Relatively Speaking: Were your ancestors Native Americans?
By Martha Jones
The query I receive most often asks how to prove a person is part Indian. It usually states the person has always been told their ancestors were part Indian and now they want to locate the documents. Tracing Native American ancestry is difficult, but here are some tips to help determine if the family legend is factual or imagined.
First: Find where the ancestors lived - interview living relatives and friends. Ask for certificates, family Bibles, obituaries, diaries, letters, or other sources that may contain birth, marriage, or death information and places. Determine where the ancestors lived at different times in their lives.
Two caveats: Be sensitive when interviewing others. Some tribes believe it is improper to speak of a deceased ancestor. Also, do not believe everything you find online about family lines. Search census, church and vital records for the ancestral family. Two helpful guides are United States Research Outline (30972) and Indians of the United States and Canada (36746). Order them from the Family History Library in Salt Lake City. Phone 1-800-539-5971. Each costs $3.25; shipping is free.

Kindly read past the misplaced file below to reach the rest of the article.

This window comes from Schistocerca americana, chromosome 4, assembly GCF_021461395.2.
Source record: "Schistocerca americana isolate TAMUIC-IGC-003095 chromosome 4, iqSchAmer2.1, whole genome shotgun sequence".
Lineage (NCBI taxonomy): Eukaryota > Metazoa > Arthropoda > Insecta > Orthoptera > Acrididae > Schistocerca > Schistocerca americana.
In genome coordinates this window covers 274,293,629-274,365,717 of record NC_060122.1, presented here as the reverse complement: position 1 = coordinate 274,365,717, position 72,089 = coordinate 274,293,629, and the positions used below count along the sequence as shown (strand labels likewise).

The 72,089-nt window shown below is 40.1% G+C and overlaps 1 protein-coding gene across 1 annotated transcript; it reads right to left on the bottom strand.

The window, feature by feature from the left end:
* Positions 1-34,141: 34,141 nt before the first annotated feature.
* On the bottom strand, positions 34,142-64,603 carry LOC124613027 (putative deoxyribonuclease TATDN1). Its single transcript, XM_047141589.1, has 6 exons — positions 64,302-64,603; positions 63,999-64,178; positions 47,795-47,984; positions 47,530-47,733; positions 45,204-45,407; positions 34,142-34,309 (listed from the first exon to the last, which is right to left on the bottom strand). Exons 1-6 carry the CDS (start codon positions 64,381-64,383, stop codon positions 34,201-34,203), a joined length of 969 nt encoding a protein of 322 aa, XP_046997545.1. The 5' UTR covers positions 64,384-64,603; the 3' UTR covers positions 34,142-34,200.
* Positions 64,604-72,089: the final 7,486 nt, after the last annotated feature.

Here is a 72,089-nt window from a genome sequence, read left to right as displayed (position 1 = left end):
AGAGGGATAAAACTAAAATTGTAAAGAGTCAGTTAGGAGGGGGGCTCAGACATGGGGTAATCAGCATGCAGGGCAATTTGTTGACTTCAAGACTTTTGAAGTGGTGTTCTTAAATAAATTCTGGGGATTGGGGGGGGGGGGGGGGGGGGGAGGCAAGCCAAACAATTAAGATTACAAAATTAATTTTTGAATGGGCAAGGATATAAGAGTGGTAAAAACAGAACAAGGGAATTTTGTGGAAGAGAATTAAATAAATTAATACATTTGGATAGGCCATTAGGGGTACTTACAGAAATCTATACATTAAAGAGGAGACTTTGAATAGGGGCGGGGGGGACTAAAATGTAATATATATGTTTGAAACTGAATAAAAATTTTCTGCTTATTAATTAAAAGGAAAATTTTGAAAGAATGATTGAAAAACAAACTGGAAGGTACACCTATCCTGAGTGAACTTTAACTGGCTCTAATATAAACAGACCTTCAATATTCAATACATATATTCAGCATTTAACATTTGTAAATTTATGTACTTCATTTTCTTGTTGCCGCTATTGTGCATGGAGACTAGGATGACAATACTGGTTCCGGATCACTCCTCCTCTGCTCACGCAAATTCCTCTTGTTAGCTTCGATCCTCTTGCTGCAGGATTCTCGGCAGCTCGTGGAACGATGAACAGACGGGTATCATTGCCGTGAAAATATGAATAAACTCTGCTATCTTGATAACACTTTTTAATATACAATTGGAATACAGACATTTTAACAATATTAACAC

Second: Check the 1900 and 1910 U.S. Federal Censuses found in genealogy libraries and online through Ancestry.com and Genealogy.com. Both subscription sites are free when used at your local library. Tips:
If relatives mention a tribe their ancestors may have belonged to, assume it is correct until you can prove otherwise.
If you do not know the tribe, consider that your ancestor may not have been Indian until you can prove the name of the tribe.
Keep in mind that many Indians tried to hide their tribal identities to protect their lives and property. Search non-Indian records for clues.
Next: Find what tribes were located where your ancestors lived and where the records are kept. In addition, search the records of churches, schools, government agencies, forts, reservations, reserves and tribes which may include your ancestor. If he or she was Eastern Cherokee, go online to search for the Guion Miller Roll at www.accessgenealogy.com/native/guionmiller/index.html. If you ancestor was a member of the Five Civilized Tribes (Cherokee, Choctaw, Chickasaw, Creek, or Seminole in the southeastern U.S.), go to www.archives.gov/genealogy/tutorial/dawes/.
Third: Identify and locate specific records in the Family History Library Catalog at www.familysearch.org. If you do not have access to this world's largest genealogy library, contact your local Family History Center and order rental rolls of microfilm or microfiche using the book call numbers you found in the library catalog. In Victoria: 3408 N. Ben Wilson 361-575-0055, open Tuesday, Thursday, Saturday from 9 a.m. to noon.
Native American DNA can be tested at www.familytreedna.com/. Family Tree DNA also claims their Y-DNA and mtDNA (mitochondrial) can verify Native American ancestry for either the male or female side.
E-mail genealogy queries to firstname.lastname@example.org. VCGS members will research queries requiring extensive study.